“The Castle” tells the story of an Australian working class family the Kerrigan’s and their neighbourhood. It dramatises how the global village can be used as a means of colonisation and negatively attack the individual. The film uses satire as substantial technique to create layers of contextual meaning and the comparisons humorously exaggerates the negative impacts of globalisation on the individual. This in a way simplifies the concept of global village creating a light hearted approach which is used to attract the audience’s attention and understanding. The Kerrigan’s ‘castle’ would be seen by outsiders as an undesirable place to live, it is built on toxic landfill, below power lines and directly adjacent to the airport runway. Ironically despite Darryl Kerrigan’s rejection of globalisation, he sees these symbolic items of globalisation as positive attributes to his house and continually adds tacky renovations naively unaware that what he sees as a castle really lacks style and sophistication. “He reckons powerlines are a reminder of man's ability to generate electricity”.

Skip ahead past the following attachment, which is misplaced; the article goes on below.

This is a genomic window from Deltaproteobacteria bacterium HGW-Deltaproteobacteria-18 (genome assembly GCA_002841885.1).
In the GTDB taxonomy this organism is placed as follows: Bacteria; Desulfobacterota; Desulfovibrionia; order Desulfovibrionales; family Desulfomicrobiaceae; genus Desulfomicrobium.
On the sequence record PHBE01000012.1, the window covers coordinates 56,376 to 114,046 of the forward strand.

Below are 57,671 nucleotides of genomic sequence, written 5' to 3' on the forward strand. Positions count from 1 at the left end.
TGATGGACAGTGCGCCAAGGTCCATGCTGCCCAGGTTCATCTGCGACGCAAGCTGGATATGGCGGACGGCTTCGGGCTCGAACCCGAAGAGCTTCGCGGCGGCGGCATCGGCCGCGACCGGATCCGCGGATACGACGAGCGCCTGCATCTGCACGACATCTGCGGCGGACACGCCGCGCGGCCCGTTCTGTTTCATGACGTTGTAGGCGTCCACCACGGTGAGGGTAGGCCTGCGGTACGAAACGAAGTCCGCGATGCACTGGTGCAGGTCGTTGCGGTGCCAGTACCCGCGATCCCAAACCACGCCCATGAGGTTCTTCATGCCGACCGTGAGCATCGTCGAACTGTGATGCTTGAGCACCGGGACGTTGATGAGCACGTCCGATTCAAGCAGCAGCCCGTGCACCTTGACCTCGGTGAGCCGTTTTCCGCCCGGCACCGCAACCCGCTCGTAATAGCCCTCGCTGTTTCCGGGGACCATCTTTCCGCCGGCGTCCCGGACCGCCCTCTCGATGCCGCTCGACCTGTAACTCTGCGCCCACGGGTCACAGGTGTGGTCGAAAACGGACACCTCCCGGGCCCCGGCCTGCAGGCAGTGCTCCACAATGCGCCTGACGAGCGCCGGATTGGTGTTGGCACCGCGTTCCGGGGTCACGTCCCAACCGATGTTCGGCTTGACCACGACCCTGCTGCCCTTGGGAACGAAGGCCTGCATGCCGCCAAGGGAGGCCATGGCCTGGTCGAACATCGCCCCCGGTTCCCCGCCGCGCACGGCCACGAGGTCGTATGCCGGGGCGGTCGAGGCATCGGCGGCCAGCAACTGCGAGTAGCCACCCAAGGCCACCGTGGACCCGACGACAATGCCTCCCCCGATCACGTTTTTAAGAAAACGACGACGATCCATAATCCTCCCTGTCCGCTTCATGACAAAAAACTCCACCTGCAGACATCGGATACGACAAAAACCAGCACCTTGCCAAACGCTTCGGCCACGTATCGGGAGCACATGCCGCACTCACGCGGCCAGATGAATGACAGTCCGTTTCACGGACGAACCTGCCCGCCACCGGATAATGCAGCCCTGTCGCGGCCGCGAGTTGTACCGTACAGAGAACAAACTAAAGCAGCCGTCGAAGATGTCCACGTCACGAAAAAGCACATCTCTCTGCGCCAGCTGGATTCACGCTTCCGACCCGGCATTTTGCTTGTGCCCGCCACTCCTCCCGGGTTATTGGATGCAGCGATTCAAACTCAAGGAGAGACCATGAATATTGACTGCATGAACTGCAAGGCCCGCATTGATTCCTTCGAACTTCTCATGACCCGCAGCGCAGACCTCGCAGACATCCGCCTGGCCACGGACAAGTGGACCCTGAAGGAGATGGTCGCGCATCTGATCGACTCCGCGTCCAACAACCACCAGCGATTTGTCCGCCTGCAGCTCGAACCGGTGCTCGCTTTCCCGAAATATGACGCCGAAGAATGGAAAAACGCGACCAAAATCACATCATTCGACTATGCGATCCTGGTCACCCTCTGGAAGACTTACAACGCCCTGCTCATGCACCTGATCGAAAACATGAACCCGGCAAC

Dramatic Irony is also used to represent other aspects of global village such as media and multiculturalism. The Kerrigan’s ignorant comments towards multiculturalism suggest irony when the ethnicity of their neighbour, Tracey’s husband Con and their solicitor are considered “What is it about you Wogs and cash?”. Satire is used to discuss the media when the son continuously refers to the trading post despite their lack of global values. Global village refers to the world being connected in a number of ways, resulting in the sharing of things like information, goods, values and attitudes; the media and technology have played a large part in the interconnection and have caused both positive and negative effects on the individual.
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Stereotyping is used throughout the film to exaggerate the Kerrigan’s locally influenced and negative views towards...